Scholarship and Transformative Education in Prisons

NJ-Step Overview

Who we are and what we do: The New Jersey Scholarship and Transformative Education in Prisons Consortium (NJ-STEP) is an association of higher education institutions in New Jersey that works in partnership with the State of New Jersey Department of Corrections and New Jersey State Parole Board, to (a) provide higher education courses for all students under the custody of the State of New Jersey while they are incarcerated, and (b) assist in the transition to college life upon their release into the community.

Our vision is that every person in prison who qualifies for college have the opportunity to take college classes while incarcerated and continue that education upon release.

Though our ranks will grow, the current member institutions are: Cumberland Community CollegeDrew University; Essex County College; Mercer County Community College; Princeton University; Raritan Valley Community College; Rutgers University; Salem Community College; and The College of New Jersey (TCNJ).

How we work: The consortium is housed at Rutgers University in Newark. Each consortium member has a working partnership with one or more of the correctional facilities in New Jersey. Every consortium member is responsible for selecting teachers and offering courses in the partner facility. The central staff of the consortium coordinate the schedule of courses to be offered at each facility, so that course offerings match what students need in order to continue their matriculation. Part-time academic counselors assigned to each facility maintain progress records for all students of the consortium, to identify the courses needed at each facility. Students receive regular advisement about what courses to take in order to maintain progress toward the degree. The AA degree in liberal studies is currently offered, with plans to expand to a BA degree.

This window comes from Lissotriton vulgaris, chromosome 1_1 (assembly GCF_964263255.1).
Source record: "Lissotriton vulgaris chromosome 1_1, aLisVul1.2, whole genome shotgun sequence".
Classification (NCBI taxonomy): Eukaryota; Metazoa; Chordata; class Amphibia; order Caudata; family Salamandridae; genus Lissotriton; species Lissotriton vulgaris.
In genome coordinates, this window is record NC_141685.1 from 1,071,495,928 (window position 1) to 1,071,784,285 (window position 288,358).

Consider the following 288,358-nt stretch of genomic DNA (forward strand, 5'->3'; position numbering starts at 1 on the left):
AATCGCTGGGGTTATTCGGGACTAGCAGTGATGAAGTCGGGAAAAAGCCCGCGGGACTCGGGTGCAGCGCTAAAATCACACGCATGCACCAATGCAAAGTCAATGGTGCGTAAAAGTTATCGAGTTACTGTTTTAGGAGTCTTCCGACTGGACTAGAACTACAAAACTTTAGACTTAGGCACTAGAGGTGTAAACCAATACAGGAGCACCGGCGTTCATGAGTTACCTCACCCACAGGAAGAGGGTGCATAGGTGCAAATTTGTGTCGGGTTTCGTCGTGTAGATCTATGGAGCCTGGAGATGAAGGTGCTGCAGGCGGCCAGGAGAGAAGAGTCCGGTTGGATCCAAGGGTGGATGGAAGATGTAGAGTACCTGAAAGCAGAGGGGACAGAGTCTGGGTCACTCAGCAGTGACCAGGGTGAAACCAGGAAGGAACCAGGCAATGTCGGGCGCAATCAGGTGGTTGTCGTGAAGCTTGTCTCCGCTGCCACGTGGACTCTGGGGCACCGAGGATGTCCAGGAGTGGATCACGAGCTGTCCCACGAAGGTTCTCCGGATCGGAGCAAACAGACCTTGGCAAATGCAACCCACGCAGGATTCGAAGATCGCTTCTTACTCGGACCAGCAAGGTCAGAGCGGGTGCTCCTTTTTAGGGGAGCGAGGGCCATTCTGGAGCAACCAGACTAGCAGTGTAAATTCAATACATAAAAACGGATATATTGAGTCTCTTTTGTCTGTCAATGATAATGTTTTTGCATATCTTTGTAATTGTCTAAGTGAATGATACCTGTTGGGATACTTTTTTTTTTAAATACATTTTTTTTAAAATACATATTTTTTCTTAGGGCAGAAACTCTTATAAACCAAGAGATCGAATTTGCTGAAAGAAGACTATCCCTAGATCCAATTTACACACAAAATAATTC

Guidelines for approved syllabi and minimal qualifications for instructors enable all consortium members to accept credit for classes taught within the consortium model. Working within these curriculum guidelines approved for each course enables students to stay enrolled in classes even when transferred between facilities.

Our academic counselors help plan for release from prison, and our central Admissions Officer helps students get accepted into colleges contiguous with their release. Consortium members have developed reentry support programs at their colleges to improve success rates of formerly incarcerated students who are enrolled there.

Students who have been released can also transfer into one of NJ-STEP’s Mountainview Communities on the various Rutgers campuses. For those who meet eligibility requirements, NJ-STEP assists students through the university admission process and equips admitted students with the academic, social, and professional resources necessary for success. Mountainview Communities began under the volunteer leadership of Dr. Donald Roden in 2005, and are now a fully integrated piece of the NJ-STEP prison to college pipeline. Mountainview Communities have formed associated student organizations (MVP-SOs) to promote campus awareness regarding mass incarceration, human rights abuses, criminal justice reform and the benefits of education for the incarcerated.

We are currently offering courses in seven facilities in New Jersey. Working with The National Council on Crime and Delinquency, every aspect of our program is subjected to both ongoing results evaluation.

How we are funded: NJ-Step has been pre-selected for the Pathways Project managed by the Vera Institute of Justice and funded by a conglomerate of funders including Ford, Gates, Kaiser, Soros, and the Sunshine Lady Foundation. Ford and SLF have committed $4 million over the next four years to support our work. WE are in the process of raising an additional $500,000 per year enable us to expand to full capacity.

Why we are doing this work: A host of studies of higher education in prison demonstrate that this is one of the nest ways to reduce the recidivism rates of people who are sentenced to prison. While we are dedicated reformers who share a vision of social justice, we also know that by expanding the opportunities for college in prison, we reduce the rate of correctional failure, increase public safety, and in the long run reduce the costs of prison.